Around 8 million trees are sold in the UK every year. But what's the most sustainable option? | Sean Gallup / Getty

Are Christmas Trees Sustainable? The Real Environmental Impact

If you want to have a fully sustainable Christmas, here is the best choice of tree for a centerpiece, plus a few Christmas tree alternatives.

The holiday season is here, and around the world, people are getting out their Christmas decorations. For many, a tree is the focal point of all festive decorating. But increasing environmental consciousness has led to the changing and updating of many Christmas traditions.

Approximately 8 million Christmas trees are sold each year in the UK. While in the U.S., 2018 saw the sale of 32.8 million real trees and 23.6 artificial ones. But between 2018 and 2019, the number of Google searches for “sustainable Christmas trees” went up by 233 percent.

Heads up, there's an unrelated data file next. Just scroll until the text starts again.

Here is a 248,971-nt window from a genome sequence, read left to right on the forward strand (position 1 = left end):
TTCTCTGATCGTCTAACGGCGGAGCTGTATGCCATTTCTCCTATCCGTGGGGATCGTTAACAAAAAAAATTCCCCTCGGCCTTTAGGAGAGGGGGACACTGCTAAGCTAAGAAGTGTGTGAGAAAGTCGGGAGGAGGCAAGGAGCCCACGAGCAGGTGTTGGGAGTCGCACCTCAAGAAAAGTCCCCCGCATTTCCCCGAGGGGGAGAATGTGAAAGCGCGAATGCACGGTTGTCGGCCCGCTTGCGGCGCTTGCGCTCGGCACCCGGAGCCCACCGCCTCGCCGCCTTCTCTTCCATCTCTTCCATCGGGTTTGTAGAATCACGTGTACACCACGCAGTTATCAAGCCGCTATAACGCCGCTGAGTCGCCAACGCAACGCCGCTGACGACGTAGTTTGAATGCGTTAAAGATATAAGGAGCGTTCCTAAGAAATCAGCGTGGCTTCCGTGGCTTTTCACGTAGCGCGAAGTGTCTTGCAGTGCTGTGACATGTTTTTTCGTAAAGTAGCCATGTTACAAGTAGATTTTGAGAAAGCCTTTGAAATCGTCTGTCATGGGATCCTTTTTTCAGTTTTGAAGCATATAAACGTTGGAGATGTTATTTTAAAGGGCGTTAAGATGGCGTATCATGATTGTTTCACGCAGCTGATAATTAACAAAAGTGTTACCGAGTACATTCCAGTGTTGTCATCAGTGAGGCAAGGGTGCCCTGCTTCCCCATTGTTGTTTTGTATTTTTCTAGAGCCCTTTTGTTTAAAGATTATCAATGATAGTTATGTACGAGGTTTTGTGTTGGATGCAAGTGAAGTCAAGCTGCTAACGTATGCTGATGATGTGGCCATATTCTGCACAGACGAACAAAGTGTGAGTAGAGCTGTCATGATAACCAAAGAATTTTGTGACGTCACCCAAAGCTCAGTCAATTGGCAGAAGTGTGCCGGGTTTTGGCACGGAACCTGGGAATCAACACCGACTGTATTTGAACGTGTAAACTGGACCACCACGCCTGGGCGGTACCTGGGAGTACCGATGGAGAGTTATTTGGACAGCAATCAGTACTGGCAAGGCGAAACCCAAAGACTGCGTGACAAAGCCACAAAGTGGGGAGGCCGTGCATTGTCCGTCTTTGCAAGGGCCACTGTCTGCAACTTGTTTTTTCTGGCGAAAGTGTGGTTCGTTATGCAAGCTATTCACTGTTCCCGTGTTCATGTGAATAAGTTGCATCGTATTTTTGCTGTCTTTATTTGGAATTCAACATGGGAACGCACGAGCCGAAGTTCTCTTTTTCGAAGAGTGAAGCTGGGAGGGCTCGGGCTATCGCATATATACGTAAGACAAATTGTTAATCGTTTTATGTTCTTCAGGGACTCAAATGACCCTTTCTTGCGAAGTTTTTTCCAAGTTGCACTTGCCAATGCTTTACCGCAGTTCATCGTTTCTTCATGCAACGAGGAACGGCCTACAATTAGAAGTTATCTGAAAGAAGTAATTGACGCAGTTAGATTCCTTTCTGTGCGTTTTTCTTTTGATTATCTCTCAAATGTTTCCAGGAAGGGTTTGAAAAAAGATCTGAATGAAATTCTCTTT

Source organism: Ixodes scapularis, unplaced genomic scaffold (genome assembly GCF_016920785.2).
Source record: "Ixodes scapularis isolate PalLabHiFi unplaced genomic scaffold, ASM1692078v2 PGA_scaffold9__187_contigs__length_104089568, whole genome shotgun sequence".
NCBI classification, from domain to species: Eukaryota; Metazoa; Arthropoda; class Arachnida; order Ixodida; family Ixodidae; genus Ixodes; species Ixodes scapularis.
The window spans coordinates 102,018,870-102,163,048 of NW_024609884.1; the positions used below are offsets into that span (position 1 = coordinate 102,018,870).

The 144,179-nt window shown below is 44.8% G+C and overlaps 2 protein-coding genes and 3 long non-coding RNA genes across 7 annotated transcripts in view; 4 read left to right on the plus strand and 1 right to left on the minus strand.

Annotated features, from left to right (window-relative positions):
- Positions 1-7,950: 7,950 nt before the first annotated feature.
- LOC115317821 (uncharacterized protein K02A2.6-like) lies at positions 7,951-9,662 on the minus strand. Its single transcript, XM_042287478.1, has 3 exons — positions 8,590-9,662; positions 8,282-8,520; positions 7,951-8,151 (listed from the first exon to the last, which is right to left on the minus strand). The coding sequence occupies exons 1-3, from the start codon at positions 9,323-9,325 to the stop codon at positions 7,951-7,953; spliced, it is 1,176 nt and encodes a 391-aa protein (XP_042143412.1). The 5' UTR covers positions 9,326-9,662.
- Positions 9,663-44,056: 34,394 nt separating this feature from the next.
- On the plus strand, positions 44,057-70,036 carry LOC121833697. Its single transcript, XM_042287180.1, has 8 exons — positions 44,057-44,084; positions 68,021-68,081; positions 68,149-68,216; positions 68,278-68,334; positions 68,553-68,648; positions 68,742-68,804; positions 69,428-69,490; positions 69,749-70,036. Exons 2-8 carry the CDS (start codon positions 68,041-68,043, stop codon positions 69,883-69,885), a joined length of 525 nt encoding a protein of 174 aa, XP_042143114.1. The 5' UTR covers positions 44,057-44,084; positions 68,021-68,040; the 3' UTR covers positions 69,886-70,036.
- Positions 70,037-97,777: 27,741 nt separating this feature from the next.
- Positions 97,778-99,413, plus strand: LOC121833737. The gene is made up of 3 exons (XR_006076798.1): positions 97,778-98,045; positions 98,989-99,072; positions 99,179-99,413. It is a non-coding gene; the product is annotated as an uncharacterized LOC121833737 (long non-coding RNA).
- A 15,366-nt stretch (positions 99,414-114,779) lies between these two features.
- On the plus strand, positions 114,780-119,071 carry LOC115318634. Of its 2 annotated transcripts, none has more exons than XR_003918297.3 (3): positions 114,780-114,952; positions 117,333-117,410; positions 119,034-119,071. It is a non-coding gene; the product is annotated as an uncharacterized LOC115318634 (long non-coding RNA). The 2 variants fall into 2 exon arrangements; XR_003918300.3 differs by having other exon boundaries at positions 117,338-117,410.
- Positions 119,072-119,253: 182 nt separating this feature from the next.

Overall, people tend to prefer real trees to plastic or other alternatives. Bringing a fresh tree home is a popular way to keep authentic festive traditions alive. Not to mention a fun family activity in the time before the holidays. Many people perceive them to be a more environmentally-friendly option. But if you’re aiming for a fully sustainable Christmas, what is the best choice of tree for a centerpiece? And why exactly do we decorate trees at all?

The History of Christmas Trees

Evergreen trees have been used during winter celebrations for thousands of years. So decorating your house with one of the 35-plus species of coniferous trees synonymous with Christmas — including pine, fir, and spruce — has a history stretching back to ancient civilizations in Europe, Asia, and the Middle East.